My curiosity gets the better of me. I dodge condoms to walk over and peer in the passenger window of the other car. I see a man, maybe late thirties, sitting at the wheel, hugging a backpack to his chest. His head slumps forward on the steering wheel. I can see his chest rise and fall. He seems okay.

Something prompts me to tap on the window. The man startles, looks around.

“Are you okay?” I ask through the glass. He nods. After a moment he rolls the window down. 

“Who are you?”

“My name is Frank. I saw you pull in. You looked slumped over. Just checking.”

The man pops the lock. “Get in. It’s too cold out there.”

I slip into the passenger seat. Take a deep breath.

“I can sit here with you if that’s what you need.”

The man shrugs. “I don’t know what I need.”

I sit in silence. Stare out at the star-studded sky. Try to breathe easily. 

After maybe ten minutes, the man grasps the backpack on his chest, holds it out to me. It’s pale blue. The word Cheerio is printed across the front. I do a double take.

There’s an enormous dark red stain across the front. In the center is a jagged hole.

“My kid’s backpack,” he says. “A bullet hole. Her blood.”

“Shit.” I say. “Is she…?” 

“Dead? Yeah.”

“The school shooting over in the next town? Three months ago?”

He nods.

I can’t find the words to even say Sorry.

“It was a seventeen-year old kid with an assault rifle. What world of pain does a kid have to be in to do something like this to children?”

I remain silent. 

“He tried to kill himself. The gun jammed. He will now spend his entire lifetime in prison. In a whole other world of pain.”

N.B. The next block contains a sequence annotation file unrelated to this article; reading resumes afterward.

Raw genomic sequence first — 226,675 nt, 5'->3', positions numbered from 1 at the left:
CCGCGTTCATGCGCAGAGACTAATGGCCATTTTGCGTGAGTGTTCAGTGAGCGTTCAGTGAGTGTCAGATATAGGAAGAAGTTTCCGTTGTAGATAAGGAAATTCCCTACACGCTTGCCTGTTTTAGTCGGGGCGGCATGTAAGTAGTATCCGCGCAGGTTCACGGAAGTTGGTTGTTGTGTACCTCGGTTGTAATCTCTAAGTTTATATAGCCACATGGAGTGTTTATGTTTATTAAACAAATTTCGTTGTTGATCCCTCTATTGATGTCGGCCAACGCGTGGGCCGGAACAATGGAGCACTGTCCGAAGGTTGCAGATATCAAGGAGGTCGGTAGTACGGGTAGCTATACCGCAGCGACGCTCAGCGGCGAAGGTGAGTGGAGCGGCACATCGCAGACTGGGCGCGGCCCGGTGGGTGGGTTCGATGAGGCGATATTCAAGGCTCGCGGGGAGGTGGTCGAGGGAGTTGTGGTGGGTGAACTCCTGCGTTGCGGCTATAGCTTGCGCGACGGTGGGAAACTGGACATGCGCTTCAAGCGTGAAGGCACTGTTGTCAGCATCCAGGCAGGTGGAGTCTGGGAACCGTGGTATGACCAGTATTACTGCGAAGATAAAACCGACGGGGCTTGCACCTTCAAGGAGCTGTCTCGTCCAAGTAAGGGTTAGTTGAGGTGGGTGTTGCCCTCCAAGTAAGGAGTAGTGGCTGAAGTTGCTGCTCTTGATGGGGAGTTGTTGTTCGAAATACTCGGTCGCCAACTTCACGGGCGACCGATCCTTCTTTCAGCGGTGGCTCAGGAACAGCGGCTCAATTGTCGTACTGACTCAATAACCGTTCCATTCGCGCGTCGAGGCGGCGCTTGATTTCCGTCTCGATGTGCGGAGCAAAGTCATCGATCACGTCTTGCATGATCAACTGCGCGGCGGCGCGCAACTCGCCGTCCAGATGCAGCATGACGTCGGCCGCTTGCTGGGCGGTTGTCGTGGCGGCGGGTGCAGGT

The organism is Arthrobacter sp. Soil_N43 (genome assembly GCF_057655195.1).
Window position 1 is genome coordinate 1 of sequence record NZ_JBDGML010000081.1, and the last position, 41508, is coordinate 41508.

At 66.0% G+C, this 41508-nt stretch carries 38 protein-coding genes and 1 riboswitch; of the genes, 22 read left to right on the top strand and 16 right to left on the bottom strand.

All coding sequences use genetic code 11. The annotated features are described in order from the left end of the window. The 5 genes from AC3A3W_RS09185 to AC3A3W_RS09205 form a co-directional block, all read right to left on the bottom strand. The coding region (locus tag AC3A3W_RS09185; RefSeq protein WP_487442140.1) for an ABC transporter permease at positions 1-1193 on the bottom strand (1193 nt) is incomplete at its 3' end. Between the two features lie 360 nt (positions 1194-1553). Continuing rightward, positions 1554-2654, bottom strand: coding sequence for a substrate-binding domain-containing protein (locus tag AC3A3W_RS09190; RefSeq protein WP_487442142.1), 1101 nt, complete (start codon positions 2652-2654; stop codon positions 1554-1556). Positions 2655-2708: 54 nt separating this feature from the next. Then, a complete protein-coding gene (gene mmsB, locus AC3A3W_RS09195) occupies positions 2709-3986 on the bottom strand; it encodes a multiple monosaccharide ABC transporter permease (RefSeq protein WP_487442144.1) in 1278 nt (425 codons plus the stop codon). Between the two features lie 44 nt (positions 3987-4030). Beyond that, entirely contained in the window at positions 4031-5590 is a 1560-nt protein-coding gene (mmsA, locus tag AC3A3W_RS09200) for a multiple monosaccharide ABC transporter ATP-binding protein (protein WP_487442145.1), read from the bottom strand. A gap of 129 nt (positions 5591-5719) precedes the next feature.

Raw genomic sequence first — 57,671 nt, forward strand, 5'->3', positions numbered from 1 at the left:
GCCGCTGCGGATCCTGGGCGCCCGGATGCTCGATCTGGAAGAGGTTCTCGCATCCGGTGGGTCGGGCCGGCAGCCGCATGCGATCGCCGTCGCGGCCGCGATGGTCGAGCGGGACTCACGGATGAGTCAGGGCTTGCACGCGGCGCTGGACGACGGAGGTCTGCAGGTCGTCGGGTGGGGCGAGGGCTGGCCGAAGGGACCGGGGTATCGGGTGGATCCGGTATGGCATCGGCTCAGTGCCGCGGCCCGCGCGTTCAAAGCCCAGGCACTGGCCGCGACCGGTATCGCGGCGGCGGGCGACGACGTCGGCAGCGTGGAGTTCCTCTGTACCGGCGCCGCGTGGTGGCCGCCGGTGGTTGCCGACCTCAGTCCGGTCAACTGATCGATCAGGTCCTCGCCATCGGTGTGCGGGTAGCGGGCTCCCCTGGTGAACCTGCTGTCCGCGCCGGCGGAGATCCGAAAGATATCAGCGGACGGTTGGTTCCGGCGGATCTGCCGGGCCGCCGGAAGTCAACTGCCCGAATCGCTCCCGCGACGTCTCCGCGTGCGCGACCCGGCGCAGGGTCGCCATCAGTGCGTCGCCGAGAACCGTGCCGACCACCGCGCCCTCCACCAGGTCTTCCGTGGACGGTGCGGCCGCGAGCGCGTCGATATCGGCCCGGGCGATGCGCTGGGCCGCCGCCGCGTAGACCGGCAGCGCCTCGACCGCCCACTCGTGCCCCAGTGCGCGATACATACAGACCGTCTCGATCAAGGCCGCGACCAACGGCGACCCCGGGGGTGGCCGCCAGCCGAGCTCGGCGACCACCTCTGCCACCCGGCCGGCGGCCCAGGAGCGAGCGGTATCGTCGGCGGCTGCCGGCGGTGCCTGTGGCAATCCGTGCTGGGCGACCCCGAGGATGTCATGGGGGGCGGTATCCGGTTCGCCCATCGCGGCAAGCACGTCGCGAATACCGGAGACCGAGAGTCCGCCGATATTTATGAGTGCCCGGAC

The man says, “My name is Jerry, by the way.”

“Hi, Jerry.” I slip the backpack to the floor of the car where I cannot see it.

Jerry turns to look at me. “What’re you doing up here?”

“Just hanging. No where else to go. My house is empty.”

Jerry nods. “Who did you lose?”

“My wife. A year ago. After twenty-five years together.”


“Nope. Not a conscious decision. Somehow we just never got to it.”

“Saved yourself a lot of pain, let me tell you.”

“It hurts bad enough losing my wife. I can’t imagine losing a kid.”

“No one can imagine it. Talk about a world of pain.”

We stop talking for a while. Sit under the spread of stars. I think, What words could possibly change the course of this universe?

I think I may have nodded off for a while. I wake to find Jerry gone from the car. I peer out into the darkness. I spy his silhouette over near the edge of the hill. Something tells me to sit tight. I wait. I try to recall what I had seen in the news about the school shooting. Four kids and a teacher dead. Lots of kids wounded. Like Jerry said, a world of pain. Created by one shooter. 

I find myself crying. I haven’t cried since my wife’s funeral.

After I wipe away the tears, I look again for Jerry. 

Do not see him.

I jump out of the car. Dash to the edge, dodging the frozen condoms and cans on the ground. He’s nowhere to be seen.

“Over here, buddy,” a voice says out of the darkness.

Jerry steps towards me.

“Did I scare you?”

I nod.

“No worries.”

He takes another step closer. He waves up at the sky. “My world of pain is about that big,” he says. “But it’s my world of pain to deal with. I won’t add to the pain already in existence.”

Here we are, side by side, in the darkness and the cold, under a sky pierced with countless lights. “My baby’s light is up there somewhere,” Jerry says. “She will shine on forever.”

Two strangers, standing together. Two broken, empty hearts. 

Frozen soiled condoms at our feet. A universe of stars above us.